weird dict problem, how can this even happen?

Joel Hedlund joel.hedlund at
Tue Dec 16 09:36:38 CET 2008

Duncan Booth wrote:
> It could happen quite easily if the hash value of the object has changed 
> since it was put in the dictionary. what does the definition of your 
> core.gui.FragmentInfo object look like?

Dunno if it'll help much, but:

class FragmentInfo(object):
     def __init__(self, renderer, render_area):
         self.renderer = renderer
         self.render_area = render_area

     def __hash__(self):
         return hash((FragmentInfo, self.renderer, self.render_area))

     def __eq__(self, other):
         return (isinstance(other, self.__class__) and
                 other.renderer == self.renderer and
                 other.render_area == self.render_area)

> Is the hash definitely immutable?

No. It's a hash of a tuple of its key attributes, themselves similar 

The program can be thought of as a map viewer. In the gui part, image 
fragments are cached for speed, and fragments are only half rendered if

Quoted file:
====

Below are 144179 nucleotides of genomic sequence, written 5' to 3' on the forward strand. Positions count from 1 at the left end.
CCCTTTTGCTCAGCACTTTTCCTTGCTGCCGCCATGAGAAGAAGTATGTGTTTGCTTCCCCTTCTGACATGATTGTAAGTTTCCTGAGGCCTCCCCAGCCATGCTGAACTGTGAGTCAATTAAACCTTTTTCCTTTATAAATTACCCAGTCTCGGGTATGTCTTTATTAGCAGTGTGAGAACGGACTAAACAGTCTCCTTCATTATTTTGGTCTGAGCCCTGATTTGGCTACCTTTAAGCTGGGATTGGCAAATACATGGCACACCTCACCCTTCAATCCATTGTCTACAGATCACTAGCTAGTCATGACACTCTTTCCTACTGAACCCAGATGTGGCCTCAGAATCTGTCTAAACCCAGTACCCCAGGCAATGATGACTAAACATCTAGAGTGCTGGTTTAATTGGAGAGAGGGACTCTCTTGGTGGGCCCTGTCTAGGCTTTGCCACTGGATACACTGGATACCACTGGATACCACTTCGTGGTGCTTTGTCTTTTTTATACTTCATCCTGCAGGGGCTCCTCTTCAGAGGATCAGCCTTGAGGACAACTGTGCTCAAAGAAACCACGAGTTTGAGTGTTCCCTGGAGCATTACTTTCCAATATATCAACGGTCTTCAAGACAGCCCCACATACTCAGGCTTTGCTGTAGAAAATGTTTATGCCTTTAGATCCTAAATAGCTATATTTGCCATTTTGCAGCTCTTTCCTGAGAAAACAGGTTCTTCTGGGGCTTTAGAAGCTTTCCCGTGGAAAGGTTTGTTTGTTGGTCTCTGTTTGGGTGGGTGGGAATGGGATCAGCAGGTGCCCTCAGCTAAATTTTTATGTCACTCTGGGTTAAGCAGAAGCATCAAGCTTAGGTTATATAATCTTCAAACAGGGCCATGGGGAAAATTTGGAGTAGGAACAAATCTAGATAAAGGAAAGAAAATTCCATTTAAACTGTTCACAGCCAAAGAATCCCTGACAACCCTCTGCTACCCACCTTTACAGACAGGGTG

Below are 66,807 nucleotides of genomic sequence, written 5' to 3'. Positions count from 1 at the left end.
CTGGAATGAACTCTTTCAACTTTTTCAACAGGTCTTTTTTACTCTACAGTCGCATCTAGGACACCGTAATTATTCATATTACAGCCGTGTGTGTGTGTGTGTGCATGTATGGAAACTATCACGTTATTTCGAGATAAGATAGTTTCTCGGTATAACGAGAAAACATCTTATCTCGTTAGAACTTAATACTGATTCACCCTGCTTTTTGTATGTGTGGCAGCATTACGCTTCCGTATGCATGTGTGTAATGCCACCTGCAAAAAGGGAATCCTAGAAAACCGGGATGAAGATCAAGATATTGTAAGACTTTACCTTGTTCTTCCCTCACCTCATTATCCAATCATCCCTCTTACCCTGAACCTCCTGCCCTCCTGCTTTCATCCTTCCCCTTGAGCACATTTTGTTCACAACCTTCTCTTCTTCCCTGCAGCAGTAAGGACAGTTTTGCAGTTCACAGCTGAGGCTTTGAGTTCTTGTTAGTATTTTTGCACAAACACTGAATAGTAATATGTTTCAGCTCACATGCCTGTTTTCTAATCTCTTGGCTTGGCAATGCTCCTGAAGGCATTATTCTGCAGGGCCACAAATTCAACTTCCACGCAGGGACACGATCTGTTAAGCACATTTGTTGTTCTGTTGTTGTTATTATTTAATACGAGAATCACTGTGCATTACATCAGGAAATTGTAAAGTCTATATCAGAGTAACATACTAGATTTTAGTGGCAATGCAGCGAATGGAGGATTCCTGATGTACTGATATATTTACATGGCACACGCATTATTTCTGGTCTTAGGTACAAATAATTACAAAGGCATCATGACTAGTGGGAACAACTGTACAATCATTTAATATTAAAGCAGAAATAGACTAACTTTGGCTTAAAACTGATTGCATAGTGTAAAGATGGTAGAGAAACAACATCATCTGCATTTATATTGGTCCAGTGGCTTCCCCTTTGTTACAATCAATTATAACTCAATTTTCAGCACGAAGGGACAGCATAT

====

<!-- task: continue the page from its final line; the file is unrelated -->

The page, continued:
there's a lot of complex features to draw. The "pool" consists of semi 
rendered fragments. The reason I did it this way is the cache. The cache 
is a dict with a use tracker so when the hash changes, the older 
fragments eventually drop from the cache. Hmm... I'm starting to realise 
now why my implementation of this isn't so hot. I'm going to hazard a 
guess here, and then you can correct me ok?

I create a dict and populate it with a key-value pair, and then the 
key's hash changes. When the key is returned by k = d.keys(), then k not 
in d, even though k in d.keys().

Simple example:
> class moo(object):
>     def __init__(self, a):
>         self.a = a
>     def __hash__(self):
>         return hash(self.a)
> d = {moo(1): 1}
> k = d.keys()[0]
> k.a = 2
> k = d.keys()[0]
> print k in d, k in d.keys()
 > d.pop(k)

> False True
> Traceback (most recent call last):
>   File "/bioinfo/yohell/eclipse/Test/src/", line 14, in <module>
>     d.pop(k)
> KeyError: <__main__.moo object at 0x7f1c64120590>

I'd say that's pretty similar to what I observed.

I guess the logical outcome is that the cache dict will fill up with old 
junk that I can't access and can't selectively flush since the hashes 
have changed, unless I actually somehow save copies of the keys, which 
can get pretty complex and probably won't do wonders for execution 
speed. Yeah this was probably a bad soulution.

I should probably do this with lists instead because I can't really 
think of a way of salvaging this. Am i right?

Thanks for your help!

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